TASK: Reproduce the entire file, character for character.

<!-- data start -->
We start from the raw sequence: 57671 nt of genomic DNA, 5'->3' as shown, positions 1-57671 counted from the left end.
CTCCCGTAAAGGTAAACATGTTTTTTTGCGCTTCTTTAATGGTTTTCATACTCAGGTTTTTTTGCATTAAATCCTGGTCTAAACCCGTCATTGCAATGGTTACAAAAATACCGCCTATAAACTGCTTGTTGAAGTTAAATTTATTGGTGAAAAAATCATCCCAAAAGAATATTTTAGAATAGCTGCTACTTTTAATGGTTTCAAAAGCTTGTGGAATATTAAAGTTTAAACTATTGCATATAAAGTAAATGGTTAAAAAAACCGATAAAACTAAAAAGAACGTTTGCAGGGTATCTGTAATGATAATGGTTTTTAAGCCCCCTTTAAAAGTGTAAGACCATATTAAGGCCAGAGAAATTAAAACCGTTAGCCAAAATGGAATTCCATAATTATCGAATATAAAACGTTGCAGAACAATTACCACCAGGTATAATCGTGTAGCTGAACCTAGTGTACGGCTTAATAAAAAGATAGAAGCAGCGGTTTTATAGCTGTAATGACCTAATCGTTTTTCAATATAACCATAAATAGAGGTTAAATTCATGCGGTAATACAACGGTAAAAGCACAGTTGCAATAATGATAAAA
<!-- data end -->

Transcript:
We start from the raw sequence: 57671 nt of genomic DNA, 5'->3' as shown, positions 1-57671 counted from the left end.
CTCCCGTAAAGGTAAACATGTTTTTTTGCGCTTCTTTAATGGTTTTCATACTCAGGTTTTTTTGCATTAAATCCTGGTCTAAACCCGTCATTGCAATGGTTACAAAAATACCGCCTATAAACTGCTTGTTGAAGTTAAATTTATTGGTGAAAAAATCATCCCAAAAGAATATTTTAGAATAGCTGCTACTTTTAATGGTTTCAAAAGCTTGTGGAATATTAAAGTTTAAACTATTGCATATAAAGTAAATGGTTAAAAAAACCGATAAAACTAAAAAGAACGTTTGCAGGGTATCTGTAATGATAATGGTTTTTAAGCCCCCTTTAAAAGTGTAAGACCATATTAAGGCCAGAGAAATTAAAACCGTTAGCCAAAATGGAATTCCATAATTATCGAATATAAAACGTTGCAGAACAATTACCACCAGGTATAATCGTGTAGCTGAACCTAGTGTACGGCTTAATAAAAAGATAGAAGCAGCGGTTTTATAGCTGTAATGACCTAATCGTTTTTCAATATAACCATAAATAGAGGTTAAATTCATGCGGTAATACAACGGTAAAAGCACAGTTGCAATAATGATAAAA